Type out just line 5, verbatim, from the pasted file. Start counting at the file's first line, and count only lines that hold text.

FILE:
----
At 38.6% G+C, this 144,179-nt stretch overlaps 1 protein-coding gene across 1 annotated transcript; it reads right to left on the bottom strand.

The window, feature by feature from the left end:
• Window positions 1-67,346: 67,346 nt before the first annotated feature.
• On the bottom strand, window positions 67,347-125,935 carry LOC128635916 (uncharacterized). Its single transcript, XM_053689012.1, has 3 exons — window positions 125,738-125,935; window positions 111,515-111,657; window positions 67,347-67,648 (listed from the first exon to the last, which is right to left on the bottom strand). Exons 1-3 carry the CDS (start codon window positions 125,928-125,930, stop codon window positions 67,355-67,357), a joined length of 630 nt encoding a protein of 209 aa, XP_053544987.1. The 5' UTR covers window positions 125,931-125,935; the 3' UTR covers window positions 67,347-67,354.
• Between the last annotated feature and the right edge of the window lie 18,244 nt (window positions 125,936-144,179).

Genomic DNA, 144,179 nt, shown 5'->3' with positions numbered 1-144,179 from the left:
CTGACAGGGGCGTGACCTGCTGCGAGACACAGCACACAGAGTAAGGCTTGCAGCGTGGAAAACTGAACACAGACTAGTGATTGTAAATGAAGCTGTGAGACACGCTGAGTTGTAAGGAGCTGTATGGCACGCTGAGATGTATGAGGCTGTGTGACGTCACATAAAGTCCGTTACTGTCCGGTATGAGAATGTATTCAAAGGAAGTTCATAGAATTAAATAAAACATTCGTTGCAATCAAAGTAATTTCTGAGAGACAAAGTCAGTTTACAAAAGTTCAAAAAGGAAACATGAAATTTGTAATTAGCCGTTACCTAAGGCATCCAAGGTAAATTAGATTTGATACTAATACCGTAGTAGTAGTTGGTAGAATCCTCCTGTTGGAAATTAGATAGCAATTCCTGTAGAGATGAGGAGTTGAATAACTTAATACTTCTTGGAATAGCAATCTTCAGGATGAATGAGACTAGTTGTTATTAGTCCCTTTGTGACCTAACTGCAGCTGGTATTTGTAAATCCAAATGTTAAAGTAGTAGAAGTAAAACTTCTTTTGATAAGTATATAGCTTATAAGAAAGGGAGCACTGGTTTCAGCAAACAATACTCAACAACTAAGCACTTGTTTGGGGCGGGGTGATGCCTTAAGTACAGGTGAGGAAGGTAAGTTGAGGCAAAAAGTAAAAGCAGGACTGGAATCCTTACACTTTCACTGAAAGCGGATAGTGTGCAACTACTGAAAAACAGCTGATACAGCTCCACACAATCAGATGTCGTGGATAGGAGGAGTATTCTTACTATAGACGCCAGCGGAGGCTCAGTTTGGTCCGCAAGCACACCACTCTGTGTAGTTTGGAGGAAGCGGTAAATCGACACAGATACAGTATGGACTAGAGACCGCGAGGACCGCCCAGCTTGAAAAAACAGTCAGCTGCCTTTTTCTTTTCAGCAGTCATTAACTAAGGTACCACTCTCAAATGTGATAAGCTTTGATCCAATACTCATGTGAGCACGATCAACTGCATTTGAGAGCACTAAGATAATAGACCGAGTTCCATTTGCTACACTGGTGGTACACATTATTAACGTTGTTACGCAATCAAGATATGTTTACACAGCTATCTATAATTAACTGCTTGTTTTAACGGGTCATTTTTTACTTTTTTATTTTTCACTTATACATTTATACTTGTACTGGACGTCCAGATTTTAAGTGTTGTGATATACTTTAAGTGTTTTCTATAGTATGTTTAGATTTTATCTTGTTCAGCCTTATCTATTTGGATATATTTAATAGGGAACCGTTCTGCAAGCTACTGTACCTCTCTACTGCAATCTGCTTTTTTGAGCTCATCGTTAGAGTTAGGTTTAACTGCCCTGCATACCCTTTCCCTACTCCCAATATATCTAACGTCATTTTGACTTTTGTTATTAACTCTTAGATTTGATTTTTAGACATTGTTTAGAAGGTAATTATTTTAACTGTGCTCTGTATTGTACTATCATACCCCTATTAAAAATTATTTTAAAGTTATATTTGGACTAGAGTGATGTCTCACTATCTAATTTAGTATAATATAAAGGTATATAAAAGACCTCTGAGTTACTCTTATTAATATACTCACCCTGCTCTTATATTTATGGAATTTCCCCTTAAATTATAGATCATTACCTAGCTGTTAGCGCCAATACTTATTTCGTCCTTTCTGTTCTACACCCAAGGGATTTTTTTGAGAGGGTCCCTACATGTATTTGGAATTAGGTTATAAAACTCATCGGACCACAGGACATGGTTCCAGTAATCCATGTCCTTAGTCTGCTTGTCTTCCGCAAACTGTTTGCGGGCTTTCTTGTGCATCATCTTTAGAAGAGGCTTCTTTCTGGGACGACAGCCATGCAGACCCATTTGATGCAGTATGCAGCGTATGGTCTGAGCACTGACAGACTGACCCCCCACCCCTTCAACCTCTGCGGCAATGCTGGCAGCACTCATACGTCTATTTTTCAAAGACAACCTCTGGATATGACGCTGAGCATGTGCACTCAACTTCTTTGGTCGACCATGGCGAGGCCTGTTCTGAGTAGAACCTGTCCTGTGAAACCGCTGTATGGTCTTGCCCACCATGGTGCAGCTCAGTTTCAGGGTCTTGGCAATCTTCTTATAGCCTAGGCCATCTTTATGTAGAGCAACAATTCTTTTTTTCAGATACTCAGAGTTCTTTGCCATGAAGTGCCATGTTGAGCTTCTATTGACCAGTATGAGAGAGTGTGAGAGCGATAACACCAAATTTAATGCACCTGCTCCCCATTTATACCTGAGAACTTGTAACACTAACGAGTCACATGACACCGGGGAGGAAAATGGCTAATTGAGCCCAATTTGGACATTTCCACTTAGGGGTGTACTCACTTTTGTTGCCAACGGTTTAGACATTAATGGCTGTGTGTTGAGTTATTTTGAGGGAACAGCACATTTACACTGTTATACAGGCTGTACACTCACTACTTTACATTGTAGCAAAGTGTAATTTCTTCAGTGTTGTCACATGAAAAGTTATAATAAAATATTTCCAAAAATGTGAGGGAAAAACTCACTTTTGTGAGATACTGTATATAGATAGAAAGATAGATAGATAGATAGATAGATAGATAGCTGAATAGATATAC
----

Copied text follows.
• Between the last annotated feature and the right edge of the window lie 18,244 nt (window positions 125,936-144,179).